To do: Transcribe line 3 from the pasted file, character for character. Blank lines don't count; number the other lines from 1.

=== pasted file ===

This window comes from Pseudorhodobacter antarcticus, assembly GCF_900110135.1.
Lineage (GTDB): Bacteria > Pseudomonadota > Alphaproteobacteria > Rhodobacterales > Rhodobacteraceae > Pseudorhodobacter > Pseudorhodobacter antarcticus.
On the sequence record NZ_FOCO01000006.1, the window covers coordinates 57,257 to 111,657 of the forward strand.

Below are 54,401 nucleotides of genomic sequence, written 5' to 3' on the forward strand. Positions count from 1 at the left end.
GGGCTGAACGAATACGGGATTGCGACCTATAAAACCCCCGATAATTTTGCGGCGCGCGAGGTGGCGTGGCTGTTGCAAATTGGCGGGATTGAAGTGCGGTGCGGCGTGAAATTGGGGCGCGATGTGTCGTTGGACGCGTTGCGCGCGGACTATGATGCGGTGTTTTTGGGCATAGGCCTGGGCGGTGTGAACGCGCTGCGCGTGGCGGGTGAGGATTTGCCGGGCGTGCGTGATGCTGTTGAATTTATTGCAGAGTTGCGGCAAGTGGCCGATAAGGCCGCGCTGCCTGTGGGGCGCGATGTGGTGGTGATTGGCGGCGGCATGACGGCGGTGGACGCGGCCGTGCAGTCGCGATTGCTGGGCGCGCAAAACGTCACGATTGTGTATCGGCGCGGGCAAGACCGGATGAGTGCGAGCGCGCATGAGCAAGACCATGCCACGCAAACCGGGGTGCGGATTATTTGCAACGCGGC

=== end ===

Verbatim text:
On the sequence record NZ_FOCO01000006.1, the window covers coordinates 57,257 to 111,657 of the forward strand.